Arising out of this, Theologians have named the discussion the “Kenosis Theory” and have proceeded to offer several different and often times conflicting interpretations of its exact meaning. Did Jesus empty Himself of all of His Divinity, some of His Divinity or none of His Divinity when He came to earth? Was there a fusion of His human and Divine natures? Or did they co-exist in separate compartments, allowing Him to call on either at will? These are but an introduction to the controversies surrounding the “Kenosis Theory”.

    However, it would appear that the Apostle Paul wanted to place his emphasis on verse 5. “Let this mind be in you which was also in Christ Jesus…” As verses 6-9 will demonstrate, the characteristics of the mind of Christ are obedience to the Father’s will, and humility. But the admonitions did not begin in verse 5. Verses 2-4 read, “fulfill my joy by being like-minded, having the same love, being of one accord, of one mind. Let nothing be done through selfish ambition or conceit, but in lowliness of mind let each esteem others better than himself. Let each of you look out not only for his own interests, but also for the interests of others.”
    To help us better understand where Paul was coming from, verses 20 & 21 provide a revealing background. “For I have no one like-minded, who will sincerely care for your state. For all seek their own, not the things which are of Christ Jesus.”

    Here Paul was referring to some other Believers who should by then have been mature and grounded enough to represent him to the Church at Philippi. Not so says Paul, and with the exception of Timothy, he paints a most unfortunate picture of these Believers..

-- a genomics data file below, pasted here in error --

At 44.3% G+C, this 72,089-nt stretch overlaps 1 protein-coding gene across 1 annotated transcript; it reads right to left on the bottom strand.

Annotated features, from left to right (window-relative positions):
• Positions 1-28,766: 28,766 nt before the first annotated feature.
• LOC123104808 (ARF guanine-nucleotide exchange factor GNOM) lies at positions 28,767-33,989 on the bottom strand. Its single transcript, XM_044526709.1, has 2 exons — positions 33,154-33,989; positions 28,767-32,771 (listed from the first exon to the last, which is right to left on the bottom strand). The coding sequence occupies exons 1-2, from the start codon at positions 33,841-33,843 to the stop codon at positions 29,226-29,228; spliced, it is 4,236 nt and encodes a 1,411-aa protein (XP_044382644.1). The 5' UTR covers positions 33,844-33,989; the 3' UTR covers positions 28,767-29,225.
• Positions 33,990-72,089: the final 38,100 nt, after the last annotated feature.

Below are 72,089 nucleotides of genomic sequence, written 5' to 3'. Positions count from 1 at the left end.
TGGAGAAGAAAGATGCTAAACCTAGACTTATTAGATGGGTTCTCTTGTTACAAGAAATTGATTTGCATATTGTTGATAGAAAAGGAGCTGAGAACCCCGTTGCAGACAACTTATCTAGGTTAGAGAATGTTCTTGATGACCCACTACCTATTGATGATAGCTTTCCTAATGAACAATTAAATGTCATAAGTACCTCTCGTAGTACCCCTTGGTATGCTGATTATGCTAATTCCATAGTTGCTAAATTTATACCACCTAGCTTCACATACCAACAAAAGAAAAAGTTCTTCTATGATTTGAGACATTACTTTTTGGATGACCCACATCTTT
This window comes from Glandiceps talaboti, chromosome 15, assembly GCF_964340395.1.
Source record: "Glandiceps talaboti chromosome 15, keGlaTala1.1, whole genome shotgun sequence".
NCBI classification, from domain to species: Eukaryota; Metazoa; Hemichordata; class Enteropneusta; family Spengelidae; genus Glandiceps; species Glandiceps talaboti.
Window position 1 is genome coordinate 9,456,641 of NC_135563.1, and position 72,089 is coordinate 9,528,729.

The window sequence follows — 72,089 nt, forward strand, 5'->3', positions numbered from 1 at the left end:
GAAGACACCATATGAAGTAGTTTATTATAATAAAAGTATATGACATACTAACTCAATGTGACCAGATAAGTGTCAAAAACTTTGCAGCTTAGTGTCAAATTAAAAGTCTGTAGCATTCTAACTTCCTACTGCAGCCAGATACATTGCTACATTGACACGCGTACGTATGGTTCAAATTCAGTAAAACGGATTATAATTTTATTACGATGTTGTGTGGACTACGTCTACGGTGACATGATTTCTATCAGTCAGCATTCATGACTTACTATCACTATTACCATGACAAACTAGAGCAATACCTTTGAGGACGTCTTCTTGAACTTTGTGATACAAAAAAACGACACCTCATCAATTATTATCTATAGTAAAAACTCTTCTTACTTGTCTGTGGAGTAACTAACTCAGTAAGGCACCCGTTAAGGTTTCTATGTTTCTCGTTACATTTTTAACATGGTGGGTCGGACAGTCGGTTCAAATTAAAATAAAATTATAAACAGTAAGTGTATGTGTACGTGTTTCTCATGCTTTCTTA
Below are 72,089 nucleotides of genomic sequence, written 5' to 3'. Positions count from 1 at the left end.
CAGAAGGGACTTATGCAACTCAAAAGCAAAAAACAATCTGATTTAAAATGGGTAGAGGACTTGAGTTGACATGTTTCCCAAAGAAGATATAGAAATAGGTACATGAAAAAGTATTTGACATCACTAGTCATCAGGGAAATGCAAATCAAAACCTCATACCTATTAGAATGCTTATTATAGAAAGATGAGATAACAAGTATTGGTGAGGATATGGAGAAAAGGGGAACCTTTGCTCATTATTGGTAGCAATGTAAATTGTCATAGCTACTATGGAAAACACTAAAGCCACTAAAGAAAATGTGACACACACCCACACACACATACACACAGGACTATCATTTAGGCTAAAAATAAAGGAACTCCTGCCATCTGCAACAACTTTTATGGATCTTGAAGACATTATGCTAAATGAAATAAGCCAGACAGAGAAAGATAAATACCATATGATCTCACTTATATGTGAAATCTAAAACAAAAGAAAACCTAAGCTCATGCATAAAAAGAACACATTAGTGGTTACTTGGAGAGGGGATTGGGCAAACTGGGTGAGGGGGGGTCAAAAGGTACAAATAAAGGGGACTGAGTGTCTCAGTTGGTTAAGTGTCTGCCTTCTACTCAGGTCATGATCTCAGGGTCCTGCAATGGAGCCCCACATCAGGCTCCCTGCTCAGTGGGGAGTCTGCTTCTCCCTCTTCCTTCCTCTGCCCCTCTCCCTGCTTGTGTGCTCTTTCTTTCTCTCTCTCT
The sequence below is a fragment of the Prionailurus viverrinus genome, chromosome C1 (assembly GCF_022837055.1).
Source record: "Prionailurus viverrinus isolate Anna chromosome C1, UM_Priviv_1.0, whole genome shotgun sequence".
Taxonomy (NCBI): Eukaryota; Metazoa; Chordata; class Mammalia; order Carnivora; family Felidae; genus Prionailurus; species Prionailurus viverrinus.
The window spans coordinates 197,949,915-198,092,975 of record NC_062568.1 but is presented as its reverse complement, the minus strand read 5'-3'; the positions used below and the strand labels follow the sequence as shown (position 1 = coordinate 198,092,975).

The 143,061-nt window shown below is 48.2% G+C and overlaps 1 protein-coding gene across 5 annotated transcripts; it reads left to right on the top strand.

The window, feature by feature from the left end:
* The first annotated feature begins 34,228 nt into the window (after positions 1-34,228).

The Philippian church seems to have been his favorite group of Believers. This Church ministered to him more than any other Church. This Church carried out his instructions in his presence, and even more so in his absence. It seemed to have been a predominantly Gentile Church, with more than its fair share of prominent women. The Jewish legalists seemed to have been absent from this Church. It appears that he visited this Church more than any other Church. For these reasons and more, Paul wanted the best for the Church at Philippi, and was disappointed that he could not find more worthy mature Believers to minister to their needs on his behalf in his absence.

    The Kingdom of God is based on values of a Christian servanthood philosophy. “The greatest among you will be your servant.” (Matthew 23:11). At the heart of service is an appreciation of what God has done for us, despite the fact that we deserved nothing. As I meditate on where I was without Christ, the fact that God owed me nothing, and yet sacrificed His life to give me everything, the very least that I can do to say thanks to Him, is to serve others. And it really does not matter too much how I am rated or ranked even by those whom I serve. It is enough that I am allowed to serve, because although the visible service is to man, my actual service is to God. It is seen as a fitting sacrifice with an ascending sweet aroma, acceptable by Him. “…Lord, when did we see You hungry, or thirsty… and not help You?’ “Then He will answer them, ‘I assure you: Whatever you did not do for one of the least of these, you did not do for Me either.” (Matthew 24:44-45)

    And so with an exhortation to obedience to God, and humility in service, the Apostle Paul cites the greatest example of all time. Jesus, “who, existing in the form of God, did not consider equality with God as something to be used for His own advantage. Instead He emptied Himself by assuming the form of a slave, taking on the likeness of men.
    And when He had come as a man in His external form, He humbled Himself by becoming obedient to the point of death— even to death on a cross.” (Philippians 2:6-8)
    Thank you brother Les Lamborn for 34 years of dedicated service in humility to God via ODB Radio.